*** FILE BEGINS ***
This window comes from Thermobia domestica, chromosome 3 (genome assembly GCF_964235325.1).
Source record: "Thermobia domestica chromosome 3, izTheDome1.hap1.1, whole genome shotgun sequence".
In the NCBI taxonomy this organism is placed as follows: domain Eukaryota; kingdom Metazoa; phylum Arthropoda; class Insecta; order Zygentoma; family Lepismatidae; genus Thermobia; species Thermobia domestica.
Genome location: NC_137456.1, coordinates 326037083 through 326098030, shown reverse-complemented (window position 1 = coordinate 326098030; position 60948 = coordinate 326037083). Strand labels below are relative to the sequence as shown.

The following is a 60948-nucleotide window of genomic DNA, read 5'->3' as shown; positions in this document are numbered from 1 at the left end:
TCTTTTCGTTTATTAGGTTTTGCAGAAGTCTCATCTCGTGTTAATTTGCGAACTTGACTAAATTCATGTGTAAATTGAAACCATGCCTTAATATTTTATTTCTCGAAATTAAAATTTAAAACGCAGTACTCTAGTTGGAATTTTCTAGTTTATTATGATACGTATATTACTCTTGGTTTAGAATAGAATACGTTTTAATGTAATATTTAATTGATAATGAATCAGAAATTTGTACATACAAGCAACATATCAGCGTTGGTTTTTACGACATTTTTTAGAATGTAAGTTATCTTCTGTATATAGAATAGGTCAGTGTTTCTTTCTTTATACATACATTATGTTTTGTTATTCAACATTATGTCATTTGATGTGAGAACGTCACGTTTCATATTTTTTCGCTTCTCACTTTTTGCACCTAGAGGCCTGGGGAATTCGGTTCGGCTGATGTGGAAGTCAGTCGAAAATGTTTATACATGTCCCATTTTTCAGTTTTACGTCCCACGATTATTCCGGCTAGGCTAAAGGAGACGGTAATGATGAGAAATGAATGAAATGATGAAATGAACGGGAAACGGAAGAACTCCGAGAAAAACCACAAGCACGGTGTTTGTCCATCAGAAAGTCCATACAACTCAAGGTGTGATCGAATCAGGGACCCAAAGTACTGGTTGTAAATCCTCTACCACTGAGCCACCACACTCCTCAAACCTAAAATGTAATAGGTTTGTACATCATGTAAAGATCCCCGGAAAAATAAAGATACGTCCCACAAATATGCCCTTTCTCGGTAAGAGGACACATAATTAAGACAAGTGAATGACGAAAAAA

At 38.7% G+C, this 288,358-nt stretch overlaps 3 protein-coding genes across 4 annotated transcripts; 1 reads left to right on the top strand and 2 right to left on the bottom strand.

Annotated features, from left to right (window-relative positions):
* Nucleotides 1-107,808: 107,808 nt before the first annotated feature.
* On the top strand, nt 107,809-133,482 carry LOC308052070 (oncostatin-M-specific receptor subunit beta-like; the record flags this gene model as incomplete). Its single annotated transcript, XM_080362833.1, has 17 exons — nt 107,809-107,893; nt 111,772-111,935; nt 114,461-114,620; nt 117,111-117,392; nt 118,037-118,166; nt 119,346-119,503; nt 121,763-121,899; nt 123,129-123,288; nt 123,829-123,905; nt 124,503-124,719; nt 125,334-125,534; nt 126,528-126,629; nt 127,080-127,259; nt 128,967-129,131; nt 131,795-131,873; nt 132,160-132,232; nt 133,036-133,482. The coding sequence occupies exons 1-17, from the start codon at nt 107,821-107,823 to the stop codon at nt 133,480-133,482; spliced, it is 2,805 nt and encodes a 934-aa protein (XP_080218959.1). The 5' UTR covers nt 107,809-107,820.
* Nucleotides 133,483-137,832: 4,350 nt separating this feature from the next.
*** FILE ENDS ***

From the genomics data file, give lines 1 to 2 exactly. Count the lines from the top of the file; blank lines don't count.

This window comes from Thermobia domestica, chromosome 3 (genome assembly GCF_964235325.1).
Source record: "Thermobia domestica chromosome 3, izTheDome1.hap1.1, whole genome shotgun sequence".